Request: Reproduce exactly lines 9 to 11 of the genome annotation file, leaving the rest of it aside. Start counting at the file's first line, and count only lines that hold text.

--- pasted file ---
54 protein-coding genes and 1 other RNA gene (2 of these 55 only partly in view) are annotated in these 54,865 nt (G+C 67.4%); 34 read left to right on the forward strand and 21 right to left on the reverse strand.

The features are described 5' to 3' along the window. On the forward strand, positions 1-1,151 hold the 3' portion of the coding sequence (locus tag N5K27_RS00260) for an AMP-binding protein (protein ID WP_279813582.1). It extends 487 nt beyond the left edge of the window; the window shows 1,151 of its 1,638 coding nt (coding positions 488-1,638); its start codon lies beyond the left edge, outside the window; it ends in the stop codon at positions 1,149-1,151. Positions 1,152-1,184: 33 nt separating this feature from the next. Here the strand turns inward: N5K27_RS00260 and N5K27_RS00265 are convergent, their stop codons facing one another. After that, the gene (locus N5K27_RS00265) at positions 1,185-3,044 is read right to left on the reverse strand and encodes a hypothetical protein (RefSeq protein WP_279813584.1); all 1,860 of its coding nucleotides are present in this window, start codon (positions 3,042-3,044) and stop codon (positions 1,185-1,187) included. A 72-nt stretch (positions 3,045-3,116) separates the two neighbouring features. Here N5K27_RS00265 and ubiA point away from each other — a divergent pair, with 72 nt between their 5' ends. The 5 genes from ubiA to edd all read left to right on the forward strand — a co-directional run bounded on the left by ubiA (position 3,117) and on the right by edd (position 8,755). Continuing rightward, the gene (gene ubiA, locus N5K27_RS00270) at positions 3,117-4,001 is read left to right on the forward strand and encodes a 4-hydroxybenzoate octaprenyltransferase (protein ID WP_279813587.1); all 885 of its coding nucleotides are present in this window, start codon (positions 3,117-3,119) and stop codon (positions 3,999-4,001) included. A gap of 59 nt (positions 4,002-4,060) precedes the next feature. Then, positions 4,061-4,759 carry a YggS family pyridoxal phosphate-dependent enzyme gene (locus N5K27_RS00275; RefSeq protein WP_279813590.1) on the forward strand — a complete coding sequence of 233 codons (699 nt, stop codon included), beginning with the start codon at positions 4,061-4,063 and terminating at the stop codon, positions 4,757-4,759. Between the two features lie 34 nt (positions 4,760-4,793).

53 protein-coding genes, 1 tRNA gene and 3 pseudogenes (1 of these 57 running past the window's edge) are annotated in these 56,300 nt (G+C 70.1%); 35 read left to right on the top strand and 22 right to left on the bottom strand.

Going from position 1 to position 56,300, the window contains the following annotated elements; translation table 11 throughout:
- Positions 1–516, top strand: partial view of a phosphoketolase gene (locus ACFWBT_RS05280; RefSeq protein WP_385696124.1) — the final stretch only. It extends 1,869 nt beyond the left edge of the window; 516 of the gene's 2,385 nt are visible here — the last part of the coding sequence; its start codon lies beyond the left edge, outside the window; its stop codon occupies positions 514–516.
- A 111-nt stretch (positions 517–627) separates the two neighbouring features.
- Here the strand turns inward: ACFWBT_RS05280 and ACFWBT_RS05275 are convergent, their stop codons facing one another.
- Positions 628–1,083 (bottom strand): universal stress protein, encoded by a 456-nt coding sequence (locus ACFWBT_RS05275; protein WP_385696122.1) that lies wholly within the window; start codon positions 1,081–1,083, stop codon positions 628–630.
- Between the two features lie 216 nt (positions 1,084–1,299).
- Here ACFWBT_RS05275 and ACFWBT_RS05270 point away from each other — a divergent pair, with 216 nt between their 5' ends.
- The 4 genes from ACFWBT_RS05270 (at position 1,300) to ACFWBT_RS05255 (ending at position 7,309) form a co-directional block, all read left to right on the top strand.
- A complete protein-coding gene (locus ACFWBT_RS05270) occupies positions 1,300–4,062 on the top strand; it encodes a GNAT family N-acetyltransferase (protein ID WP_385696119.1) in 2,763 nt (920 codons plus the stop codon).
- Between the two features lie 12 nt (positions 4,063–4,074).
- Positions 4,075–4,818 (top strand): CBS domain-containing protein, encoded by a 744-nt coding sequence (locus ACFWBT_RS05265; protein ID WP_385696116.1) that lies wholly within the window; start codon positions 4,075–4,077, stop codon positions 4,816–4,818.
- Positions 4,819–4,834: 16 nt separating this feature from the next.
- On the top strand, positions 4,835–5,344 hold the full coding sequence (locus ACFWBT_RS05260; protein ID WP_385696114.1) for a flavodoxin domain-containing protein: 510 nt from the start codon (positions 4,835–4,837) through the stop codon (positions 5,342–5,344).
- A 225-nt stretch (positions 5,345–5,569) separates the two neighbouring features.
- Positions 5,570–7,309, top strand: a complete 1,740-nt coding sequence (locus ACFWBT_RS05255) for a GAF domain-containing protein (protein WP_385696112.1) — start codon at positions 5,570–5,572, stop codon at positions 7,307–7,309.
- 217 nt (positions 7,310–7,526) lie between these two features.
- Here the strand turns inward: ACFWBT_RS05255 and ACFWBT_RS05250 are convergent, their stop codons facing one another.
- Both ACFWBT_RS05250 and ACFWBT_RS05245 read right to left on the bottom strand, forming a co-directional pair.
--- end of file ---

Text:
- Between the two features lie 216 nt (positions 1,084–1,299).
- Here ACFWBT_RS05275 and ACFWBT_RS05270 point away from each other — a divergent pair, with 216 nt between their 5' ends.
- The 4 genes from ACFWBT_RS05270 (at position 1,300) to ACFWBT_RS05255 (ending at position 7,309) form a co-directional block, all read left to right on the top strand.